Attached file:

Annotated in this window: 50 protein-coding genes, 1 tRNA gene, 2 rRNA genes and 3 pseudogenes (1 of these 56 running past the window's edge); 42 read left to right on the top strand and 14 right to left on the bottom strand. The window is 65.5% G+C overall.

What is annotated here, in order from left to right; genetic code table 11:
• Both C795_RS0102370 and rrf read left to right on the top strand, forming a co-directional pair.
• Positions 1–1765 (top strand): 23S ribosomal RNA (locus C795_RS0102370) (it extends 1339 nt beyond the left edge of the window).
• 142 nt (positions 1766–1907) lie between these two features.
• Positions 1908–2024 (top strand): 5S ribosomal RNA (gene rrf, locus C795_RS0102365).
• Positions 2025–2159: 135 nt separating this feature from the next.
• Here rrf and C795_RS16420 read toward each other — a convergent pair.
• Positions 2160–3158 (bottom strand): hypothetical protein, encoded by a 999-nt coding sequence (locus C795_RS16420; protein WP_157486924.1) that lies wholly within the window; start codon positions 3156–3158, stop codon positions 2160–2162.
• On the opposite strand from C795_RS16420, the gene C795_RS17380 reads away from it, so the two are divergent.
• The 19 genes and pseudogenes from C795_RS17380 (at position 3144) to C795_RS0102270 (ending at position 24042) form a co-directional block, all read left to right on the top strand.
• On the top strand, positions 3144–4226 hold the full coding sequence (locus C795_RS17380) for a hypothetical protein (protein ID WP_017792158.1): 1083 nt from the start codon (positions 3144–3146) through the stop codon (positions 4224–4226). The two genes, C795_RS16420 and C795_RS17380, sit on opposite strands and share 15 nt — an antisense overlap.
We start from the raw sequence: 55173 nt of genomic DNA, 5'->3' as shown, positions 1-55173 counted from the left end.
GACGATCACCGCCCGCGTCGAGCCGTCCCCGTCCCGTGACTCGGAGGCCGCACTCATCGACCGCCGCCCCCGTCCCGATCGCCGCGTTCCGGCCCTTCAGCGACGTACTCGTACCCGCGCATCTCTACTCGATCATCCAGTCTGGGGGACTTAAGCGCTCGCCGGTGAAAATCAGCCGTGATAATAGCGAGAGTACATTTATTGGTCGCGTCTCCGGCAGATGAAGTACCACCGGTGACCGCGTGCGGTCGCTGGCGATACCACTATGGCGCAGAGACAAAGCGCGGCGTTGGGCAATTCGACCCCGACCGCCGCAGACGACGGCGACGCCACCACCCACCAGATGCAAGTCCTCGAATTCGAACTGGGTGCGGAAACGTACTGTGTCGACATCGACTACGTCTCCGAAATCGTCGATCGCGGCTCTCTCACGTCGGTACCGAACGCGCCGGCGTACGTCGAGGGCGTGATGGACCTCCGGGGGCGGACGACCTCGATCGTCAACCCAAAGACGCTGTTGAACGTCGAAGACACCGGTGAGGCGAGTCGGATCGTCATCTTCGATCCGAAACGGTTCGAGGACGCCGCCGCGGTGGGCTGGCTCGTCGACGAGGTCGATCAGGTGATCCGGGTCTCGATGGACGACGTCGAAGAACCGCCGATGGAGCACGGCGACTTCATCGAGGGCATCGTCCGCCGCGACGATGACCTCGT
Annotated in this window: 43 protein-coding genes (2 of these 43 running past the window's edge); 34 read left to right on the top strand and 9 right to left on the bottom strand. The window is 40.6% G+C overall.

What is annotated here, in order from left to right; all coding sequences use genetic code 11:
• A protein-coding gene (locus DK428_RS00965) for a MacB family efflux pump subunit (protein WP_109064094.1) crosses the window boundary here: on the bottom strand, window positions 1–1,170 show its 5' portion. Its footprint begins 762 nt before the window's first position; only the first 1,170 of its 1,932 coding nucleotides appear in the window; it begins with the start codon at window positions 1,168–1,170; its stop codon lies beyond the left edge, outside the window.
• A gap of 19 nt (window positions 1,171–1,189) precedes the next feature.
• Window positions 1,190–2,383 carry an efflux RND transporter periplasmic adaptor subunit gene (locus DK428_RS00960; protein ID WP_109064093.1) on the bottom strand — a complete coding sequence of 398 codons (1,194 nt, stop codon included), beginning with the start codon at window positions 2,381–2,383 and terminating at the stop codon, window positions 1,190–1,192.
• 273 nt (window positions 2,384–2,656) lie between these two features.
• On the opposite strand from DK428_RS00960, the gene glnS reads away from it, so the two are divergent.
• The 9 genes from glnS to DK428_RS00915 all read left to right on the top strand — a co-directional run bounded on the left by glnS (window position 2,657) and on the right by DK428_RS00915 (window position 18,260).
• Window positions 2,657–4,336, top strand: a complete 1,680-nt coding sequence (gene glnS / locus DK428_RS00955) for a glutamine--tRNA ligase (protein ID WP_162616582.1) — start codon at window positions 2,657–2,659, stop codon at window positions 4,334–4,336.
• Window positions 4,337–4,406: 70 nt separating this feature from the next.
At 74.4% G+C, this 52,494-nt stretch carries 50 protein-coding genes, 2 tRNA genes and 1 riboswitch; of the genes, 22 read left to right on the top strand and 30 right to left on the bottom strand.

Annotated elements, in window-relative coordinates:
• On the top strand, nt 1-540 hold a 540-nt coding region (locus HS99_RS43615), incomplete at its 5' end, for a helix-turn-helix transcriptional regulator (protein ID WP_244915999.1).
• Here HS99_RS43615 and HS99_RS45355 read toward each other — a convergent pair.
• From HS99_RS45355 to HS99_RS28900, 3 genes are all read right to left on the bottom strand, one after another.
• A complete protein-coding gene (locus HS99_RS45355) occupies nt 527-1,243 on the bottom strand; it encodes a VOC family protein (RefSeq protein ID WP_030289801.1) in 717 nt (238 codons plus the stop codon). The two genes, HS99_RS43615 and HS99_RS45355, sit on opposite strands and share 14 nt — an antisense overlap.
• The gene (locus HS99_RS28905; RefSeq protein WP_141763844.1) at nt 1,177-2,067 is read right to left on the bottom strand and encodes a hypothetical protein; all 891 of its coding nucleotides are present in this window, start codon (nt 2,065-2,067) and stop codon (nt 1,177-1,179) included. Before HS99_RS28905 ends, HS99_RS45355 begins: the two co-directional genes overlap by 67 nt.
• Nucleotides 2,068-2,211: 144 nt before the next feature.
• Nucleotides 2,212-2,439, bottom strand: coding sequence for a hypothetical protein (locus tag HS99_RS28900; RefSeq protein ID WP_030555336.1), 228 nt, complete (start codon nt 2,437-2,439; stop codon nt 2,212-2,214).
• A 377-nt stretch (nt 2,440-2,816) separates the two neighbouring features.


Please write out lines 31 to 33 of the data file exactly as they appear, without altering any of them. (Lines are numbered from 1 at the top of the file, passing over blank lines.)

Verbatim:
• The gene (locus HS99_RS28905; RefSeq protein WP_141763844.1) at nt 1,177-2,067 is read right to left on the bottom strand and encodes a hypothetical protein; all 891 of its coding nucleotides are present in this window, start codon (nt 2,065-2,067) and stop codon (nt 1,177-1,179) included. Before HS99_RS28905 ends, HS99_RS45355 begins: the two co-directional genes overlap by 67 nt.
• Nucleotides 2,068-2,211: 144 nt before the next feature.
• Nucleotides 2,212-2,439, bottom strand: coding sequence for a hypothetical protein (locus tag HS99_RS28900; RefSeq protein ID WP_030555336.1), 228 nt, complete (start codon nt 2,437-2,439; stop codon nt 2,212-2,214).